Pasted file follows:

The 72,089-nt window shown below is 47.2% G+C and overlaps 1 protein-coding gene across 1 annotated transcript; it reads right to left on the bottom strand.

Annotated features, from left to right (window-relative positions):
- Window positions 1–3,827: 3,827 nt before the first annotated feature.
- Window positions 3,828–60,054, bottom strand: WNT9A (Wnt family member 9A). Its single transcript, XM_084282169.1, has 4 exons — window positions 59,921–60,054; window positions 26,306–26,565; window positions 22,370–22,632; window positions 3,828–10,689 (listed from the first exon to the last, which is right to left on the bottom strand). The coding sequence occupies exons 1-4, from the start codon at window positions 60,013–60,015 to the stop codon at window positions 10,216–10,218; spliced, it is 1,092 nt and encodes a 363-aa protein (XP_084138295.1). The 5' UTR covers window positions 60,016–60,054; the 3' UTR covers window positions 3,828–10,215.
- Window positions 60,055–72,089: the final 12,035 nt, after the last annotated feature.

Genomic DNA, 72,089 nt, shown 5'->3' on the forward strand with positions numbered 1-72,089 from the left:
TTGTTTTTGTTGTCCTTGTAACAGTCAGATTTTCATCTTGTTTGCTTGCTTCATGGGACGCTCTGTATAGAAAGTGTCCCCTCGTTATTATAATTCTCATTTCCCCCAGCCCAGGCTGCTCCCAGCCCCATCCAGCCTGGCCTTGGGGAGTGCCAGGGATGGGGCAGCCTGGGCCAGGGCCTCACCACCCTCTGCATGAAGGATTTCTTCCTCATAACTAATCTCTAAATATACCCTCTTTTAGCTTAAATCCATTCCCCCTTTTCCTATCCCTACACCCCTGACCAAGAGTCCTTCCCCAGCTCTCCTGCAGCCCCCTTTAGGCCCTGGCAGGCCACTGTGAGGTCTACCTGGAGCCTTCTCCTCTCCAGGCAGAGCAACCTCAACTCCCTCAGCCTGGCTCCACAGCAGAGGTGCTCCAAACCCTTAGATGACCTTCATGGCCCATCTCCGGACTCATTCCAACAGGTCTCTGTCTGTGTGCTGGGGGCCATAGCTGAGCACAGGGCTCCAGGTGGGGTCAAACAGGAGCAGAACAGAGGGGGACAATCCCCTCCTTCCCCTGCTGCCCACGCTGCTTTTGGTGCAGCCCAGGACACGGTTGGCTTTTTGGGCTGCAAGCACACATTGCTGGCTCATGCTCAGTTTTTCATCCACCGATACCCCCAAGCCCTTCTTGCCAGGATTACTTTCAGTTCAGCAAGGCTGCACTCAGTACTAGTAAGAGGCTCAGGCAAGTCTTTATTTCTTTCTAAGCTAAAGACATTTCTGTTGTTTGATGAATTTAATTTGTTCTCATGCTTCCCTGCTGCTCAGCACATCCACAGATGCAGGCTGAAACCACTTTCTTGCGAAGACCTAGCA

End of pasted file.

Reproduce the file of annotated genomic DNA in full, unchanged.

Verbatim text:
The 72,089-nt window shown below is 47.2% G+C and overlaps 1 protein-coding gene across 1 annotated transcript; it reads right to left on the bottom strand.

Annotated features, from left to right (window-relative positions):
- Window positions 1–3,827: 3,827 nt before the first annotated feature.
- Window positions 3,828–60,054, bottom strand: WNT9A (Wnt family member 9A). Its single transcript, XM_084282169.1, has 4 exons — window positions 59,921–60,054; window positions 26,306–26,565; window positions 22,370–22,632; window positions 3,828–10,689 (listed from the first exon to the last, which is right to left on the bottom strand). The coding sequence occupies exons 1-4, from the start codon at window positions 60,013–60,015 to the stop codon at window positions 10,216–10,218; spliced, it is 1,092 nt and encodes a 363-aa protein (XP_084138295.1). The 5' UTR covers window positions 60,016–60,054; the 3' UTR covers window positions 3,828–10,215.
- Window positions 60,055–72,089: the final 12,035 nt, after the last annotated feature.

Genomic DNA, 72,089 nt, shown 5'->3' on the forward strand with positions numbered 1-72,089 from the left:
TTGTTTTTGTTGTCCTTGTAACAGTCAGATTTTCATCTTGTTTGCTTGCTTCATGGGACGCTCTGTATAGAAAGTGTCCCCTCGTTATTATAATTCTCATTTCCCCCAGCCCAGGCTGCTCCCAGCCCCATCCAGCCTGGCCTTGGGGAGTGCCAGGGATGGGGCAGCCTGGGCCAGGGCCTCACCACCCTCTGCATGAAGGATTTCTTCCTCATAACTAATCTCTAAATATACCCTCTTTTAGCTTAAATCCATTCCCCCTTTTCCTATCCCTACACCCCTGACCAAGAGTCCTTCCCCAGCTCTCCTGCAGCCCCCTTTAGGCCCTGGCAGGCCACTGTGAGGTCTACCTGGAGCCTTCTCCTCTCCAGGCAGAGCAACCTCAACTCCCTCAGCCTGGCTCCACAGCAGAGGTGCTCCAAACCCTTAGATGACCTTCATGGCCCATCTCCGGACTCATTCCAACAGGTCTCTGTCTGTGTGCTGGGGGCCATAGCTGAGCACAGGGCTCCAGGTGGGGTCAAACAGGAGCAGAACAGAGGGGGACAATCCCCTCCTTCCCCTGCTGCCCACGCTGCTTTTGGTGCAGCCCAGGACACGGTTGGCTTTTTGGGCTGCAAGCACACATTGCTGGCTCATGCTCAGTTTTTCATCCACCGATACCCCCAAGCCCTTCTTGCCAGGATTACTTTCAGTTCAGCAAGGCTGCACTCAGTACTAGTAAGAGGCTCAGGCAAGTCTTTATTTCTTTCTAAGCTAAAGACATTTCTGTTGTTTGATGAATTTAATTTGTTCTCATGCTTCCCTGCTGCTCAGCACATCCACAGATGCAGGCTGAAACCACTTTCTTGCGAAGACCTAGCA